Kelly concedes that the arbitrary and capricious standard of review applies. See ECF No. 25, at 55. UNUM agrees. ECF No. 19, at 30.

Applying arbitrary and capricious review means that this court will uphold the administrator's determination "so long as it is predicated on a reasoned basis." Adamson v. Unum Life Ins. Co. of Am. , 455 F.3d 1209, 1212 (10th Cir. 2006). "The Administrator's decision need not be the only logical one nor even the best one" as long as it is "sufficiently supported by facts within his knowledge." Finley v. Hewlett-Packard Co. Emp. Benefits Org. Income Prot. Plan , 379 F.3d 1168, 1176 (10th Cir. 2004) (quoting Kimber v. Thiokol Corp. , 196 F.3d 1092, 1098 (10th Cir. 1999) ). In fact, Defendants need only show that their "decision resides somewhere on a continuum of reasonableness—even if on the low end." Adamson , 455 F.3d at 1212 (citation omitted). Conversely, a plan administrator abuses its discretion when its decision is not supported by substantial evidence. Id.


The court notes that, in a typical ERISA case, both parties move for summary judgment. When that occurs, the parties have effectively "stipulated that no trial is necessary" and thus "summary judgment is merely a vehicle for deciding the case." LaAsmar v. Phelps Dodge Corp. Life, Accidental Death & Dismemberment & Dependent Life Ins. Plan , 605 F.3d 789, 796 (10th Cir. 2010) (citation omitted). In such a case, "the factual determination of eligibility for benefits is decided solely on the administrative record, and the non-moving party is not entitled to the usual inferences in its favor." Id. (citation omitted). But, here, Kelly failed to move for summary judgment. Nevertheless, even if the court applies the usual Rule 56(a) summary judgment standard in which the court makes all reasonable inferences in favor of the non-moving party to determine whether "there is no genuine dispute as to any material fact," UNUM still prevails. For that reason, the court need not address whether to refrain from granting inferences in favor of the non-moving party in an ERISA case where one side fails to move for summary judgment.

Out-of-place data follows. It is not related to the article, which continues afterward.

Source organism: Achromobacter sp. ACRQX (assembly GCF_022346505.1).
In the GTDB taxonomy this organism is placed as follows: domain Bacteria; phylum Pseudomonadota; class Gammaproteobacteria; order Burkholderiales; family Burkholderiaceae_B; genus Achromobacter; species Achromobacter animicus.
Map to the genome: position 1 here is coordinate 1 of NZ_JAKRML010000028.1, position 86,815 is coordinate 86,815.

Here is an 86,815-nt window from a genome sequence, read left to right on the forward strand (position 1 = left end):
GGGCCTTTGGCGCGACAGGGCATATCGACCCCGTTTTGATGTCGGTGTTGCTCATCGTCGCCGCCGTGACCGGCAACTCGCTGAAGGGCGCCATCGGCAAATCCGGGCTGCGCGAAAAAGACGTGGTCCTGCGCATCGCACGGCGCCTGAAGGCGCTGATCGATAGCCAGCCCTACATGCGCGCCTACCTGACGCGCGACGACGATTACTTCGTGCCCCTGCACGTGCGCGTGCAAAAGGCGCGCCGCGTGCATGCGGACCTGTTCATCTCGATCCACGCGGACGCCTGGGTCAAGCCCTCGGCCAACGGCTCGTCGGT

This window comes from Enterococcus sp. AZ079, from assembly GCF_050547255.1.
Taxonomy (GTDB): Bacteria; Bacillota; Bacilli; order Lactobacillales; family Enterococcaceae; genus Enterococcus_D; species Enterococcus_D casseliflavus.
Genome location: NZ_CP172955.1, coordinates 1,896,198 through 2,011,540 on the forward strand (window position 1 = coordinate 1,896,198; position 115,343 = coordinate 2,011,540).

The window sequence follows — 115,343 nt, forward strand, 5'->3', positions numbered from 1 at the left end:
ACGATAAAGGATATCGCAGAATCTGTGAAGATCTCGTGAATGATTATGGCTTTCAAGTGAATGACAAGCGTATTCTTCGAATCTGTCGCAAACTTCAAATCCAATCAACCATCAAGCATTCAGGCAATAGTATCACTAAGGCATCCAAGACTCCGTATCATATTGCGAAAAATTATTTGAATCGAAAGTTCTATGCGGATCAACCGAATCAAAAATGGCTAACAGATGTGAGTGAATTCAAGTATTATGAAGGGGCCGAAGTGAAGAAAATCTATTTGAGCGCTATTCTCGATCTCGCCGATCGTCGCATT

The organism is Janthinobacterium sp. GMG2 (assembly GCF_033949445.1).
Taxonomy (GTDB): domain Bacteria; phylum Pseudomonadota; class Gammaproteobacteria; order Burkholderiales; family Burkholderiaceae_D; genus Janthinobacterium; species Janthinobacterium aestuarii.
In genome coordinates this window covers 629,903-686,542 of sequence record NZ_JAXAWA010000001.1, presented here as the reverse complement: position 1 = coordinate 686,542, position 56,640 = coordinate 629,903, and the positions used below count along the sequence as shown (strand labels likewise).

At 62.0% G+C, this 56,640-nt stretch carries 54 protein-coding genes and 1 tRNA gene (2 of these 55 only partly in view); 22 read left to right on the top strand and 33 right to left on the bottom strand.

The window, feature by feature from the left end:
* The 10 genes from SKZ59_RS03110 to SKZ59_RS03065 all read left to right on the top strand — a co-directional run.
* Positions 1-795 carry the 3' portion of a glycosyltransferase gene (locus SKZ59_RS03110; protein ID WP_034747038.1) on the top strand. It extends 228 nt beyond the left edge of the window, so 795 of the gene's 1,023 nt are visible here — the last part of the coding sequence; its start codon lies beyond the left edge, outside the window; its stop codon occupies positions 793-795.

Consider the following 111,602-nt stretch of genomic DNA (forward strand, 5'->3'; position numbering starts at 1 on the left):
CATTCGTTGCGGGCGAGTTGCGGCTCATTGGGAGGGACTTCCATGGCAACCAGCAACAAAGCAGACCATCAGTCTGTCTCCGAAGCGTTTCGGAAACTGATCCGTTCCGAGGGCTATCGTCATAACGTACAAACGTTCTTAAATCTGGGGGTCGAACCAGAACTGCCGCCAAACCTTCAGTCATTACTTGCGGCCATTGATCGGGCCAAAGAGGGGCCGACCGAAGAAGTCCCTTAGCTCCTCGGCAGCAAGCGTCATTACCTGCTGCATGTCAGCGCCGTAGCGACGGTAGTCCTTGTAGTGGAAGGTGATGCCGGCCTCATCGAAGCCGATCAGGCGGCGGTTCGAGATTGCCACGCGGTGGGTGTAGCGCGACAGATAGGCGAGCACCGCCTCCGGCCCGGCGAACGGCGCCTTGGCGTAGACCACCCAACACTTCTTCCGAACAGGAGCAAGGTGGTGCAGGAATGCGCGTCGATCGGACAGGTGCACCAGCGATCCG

Kelly argues that UNUM's denial of benefits constituted an abuse of discretion because (1) UNUM failed to follow a reasonable methodology when it relied solely upon Kelly's medical records, (2) the record does not contain substantial evidence to support UNUM's determination that Kelly does not have physical or cognitive impairments that limit his ability to work, (3) UNUM improperly required Kelly to demonstrate an acute worsening of his symptoms, and (4) UNUM applied the wrong test in making its disability determination. The court addresses, and rejects, each argument in turn.


Without citation to any caselaw or other legal basis, Kelly highlights a series of alleged issues with the methodology UNUM used to review his case. Kelly contends that UNUM acted unreasonably by relying solely on treating physicians’ medical records to determine if he met the Plan's definition of disabled. Kelly further argues that UNUM ignored the information he included in his application for benefits. Kelly also contends that UNUM inappropriately focused only on medical records prepared in the normal course of treatment, not medical records prepared for the purpose of determining whether Kelly was disabled. Moreover, Kelly complains that UNUM never examined Kelly, interviewed Kelly, nor required him to undergo any testing or functional capacity evaluations.